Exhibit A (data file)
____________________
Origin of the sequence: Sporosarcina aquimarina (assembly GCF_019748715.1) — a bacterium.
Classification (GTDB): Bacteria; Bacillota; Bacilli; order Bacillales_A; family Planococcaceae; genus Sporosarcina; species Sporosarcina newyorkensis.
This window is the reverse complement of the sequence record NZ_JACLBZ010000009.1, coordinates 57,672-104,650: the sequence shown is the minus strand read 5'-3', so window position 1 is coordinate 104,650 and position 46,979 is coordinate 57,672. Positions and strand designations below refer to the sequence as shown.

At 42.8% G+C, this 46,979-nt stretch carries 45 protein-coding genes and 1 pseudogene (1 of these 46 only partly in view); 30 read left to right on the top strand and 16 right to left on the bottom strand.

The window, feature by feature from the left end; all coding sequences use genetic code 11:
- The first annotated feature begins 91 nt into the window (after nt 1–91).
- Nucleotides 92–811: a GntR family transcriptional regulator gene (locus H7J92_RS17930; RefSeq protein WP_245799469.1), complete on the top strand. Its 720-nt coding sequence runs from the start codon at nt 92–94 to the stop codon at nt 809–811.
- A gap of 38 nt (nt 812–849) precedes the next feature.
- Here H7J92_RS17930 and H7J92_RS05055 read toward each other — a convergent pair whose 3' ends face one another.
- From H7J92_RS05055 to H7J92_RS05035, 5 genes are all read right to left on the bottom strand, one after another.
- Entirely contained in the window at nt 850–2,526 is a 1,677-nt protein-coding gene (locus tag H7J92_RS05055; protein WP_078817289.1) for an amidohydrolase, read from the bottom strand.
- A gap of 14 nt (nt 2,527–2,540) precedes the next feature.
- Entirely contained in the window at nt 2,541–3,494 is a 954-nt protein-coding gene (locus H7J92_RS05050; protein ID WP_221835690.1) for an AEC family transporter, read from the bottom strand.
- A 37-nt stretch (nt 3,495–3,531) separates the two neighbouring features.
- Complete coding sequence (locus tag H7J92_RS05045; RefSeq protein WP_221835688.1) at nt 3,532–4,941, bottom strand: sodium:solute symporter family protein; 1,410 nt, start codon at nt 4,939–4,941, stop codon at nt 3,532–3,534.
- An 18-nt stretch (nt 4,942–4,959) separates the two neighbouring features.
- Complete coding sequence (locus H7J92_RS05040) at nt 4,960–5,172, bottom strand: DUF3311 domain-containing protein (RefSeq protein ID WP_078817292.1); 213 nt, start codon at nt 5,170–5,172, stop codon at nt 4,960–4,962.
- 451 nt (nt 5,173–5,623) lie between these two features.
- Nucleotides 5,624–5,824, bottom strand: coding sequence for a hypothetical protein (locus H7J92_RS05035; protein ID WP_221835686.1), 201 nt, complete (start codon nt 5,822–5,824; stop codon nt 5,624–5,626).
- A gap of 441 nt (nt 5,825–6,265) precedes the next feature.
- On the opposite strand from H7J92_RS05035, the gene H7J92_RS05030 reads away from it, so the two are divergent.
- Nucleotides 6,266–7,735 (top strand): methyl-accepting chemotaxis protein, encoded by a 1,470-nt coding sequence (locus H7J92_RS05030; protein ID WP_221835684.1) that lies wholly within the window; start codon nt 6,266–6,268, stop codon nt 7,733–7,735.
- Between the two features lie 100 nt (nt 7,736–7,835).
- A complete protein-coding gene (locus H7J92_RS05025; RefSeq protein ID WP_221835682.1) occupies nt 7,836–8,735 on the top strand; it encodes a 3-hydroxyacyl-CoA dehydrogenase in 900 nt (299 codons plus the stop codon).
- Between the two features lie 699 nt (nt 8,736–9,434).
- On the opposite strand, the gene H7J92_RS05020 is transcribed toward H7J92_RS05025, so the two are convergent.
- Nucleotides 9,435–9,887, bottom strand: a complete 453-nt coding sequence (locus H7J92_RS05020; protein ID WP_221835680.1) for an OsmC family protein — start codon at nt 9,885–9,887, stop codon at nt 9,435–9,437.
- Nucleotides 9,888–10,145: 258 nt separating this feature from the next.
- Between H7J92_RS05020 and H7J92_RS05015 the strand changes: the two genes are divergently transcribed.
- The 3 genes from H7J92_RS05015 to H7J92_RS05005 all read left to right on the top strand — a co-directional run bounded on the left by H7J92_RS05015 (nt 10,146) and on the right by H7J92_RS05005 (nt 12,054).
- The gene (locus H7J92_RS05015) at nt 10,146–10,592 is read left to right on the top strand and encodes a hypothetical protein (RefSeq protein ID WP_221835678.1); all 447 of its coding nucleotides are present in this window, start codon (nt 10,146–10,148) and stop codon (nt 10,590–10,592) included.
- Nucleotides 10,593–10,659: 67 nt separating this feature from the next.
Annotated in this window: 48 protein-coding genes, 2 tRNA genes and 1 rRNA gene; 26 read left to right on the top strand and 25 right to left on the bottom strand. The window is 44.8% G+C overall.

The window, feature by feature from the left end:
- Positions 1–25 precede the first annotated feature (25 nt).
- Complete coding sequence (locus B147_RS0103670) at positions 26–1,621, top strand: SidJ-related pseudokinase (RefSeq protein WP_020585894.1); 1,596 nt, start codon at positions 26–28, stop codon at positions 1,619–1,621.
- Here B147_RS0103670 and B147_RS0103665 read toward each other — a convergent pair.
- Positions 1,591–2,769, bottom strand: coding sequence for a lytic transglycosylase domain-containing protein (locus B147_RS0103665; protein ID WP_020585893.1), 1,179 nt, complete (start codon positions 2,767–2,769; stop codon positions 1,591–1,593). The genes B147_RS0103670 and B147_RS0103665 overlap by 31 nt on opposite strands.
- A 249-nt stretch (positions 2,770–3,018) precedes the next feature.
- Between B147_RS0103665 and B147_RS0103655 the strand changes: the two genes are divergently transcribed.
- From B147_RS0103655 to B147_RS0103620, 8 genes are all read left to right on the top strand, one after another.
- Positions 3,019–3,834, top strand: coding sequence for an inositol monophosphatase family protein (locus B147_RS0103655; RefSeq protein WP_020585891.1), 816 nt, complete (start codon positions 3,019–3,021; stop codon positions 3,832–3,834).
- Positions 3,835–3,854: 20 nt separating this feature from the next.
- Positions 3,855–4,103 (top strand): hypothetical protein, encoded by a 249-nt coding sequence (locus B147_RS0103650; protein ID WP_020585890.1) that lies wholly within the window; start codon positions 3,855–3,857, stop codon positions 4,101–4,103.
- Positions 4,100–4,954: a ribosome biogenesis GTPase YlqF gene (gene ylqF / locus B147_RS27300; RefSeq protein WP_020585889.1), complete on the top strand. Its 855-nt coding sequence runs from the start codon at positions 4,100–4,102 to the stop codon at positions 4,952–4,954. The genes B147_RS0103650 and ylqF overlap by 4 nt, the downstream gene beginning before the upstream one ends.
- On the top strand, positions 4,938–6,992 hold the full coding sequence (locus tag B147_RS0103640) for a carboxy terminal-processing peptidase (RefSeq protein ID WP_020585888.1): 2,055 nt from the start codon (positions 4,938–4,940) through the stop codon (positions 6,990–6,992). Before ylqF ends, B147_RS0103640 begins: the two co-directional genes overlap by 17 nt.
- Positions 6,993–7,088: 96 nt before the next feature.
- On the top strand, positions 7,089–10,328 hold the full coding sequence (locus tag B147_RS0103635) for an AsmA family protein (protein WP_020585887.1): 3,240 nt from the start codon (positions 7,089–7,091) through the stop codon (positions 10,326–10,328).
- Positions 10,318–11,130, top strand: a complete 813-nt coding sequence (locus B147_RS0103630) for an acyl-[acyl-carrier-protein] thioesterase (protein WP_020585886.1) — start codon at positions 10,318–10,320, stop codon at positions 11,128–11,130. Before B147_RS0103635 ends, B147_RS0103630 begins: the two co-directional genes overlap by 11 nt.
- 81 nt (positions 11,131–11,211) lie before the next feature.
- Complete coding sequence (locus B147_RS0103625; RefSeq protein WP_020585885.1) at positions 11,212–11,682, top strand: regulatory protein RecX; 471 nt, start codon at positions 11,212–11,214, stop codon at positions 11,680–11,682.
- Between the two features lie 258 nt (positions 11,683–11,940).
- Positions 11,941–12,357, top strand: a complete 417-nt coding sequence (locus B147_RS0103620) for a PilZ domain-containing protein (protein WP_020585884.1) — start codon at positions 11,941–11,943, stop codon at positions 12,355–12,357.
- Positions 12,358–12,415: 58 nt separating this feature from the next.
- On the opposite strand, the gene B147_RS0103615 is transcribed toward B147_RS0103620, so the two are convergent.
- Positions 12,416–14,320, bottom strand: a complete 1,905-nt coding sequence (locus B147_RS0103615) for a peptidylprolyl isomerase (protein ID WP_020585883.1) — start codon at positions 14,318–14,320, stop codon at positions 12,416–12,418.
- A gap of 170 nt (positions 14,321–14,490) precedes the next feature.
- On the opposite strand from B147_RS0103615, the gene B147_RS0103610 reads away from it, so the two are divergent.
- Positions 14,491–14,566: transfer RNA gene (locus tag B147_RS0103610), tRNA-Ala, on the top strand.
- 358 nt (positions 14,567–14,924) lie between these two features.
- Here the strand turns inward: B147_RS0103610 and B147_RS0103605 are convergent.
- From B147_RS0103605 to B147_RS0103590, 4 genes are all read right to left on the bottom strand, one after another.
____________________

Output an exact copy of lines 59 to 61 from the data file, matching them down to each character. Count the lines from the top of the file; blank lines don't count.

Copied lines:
- Positions 14,491–14,566: transfer RNA gene (locus tag B147_RS0103610), tRNA-Ala, on the top strand.
- 358 nt (positions 14,567–14,924) lie between these two features.
- Here the strand turns inward: B147_RS0103610 and B147_RS0103605 are convergent.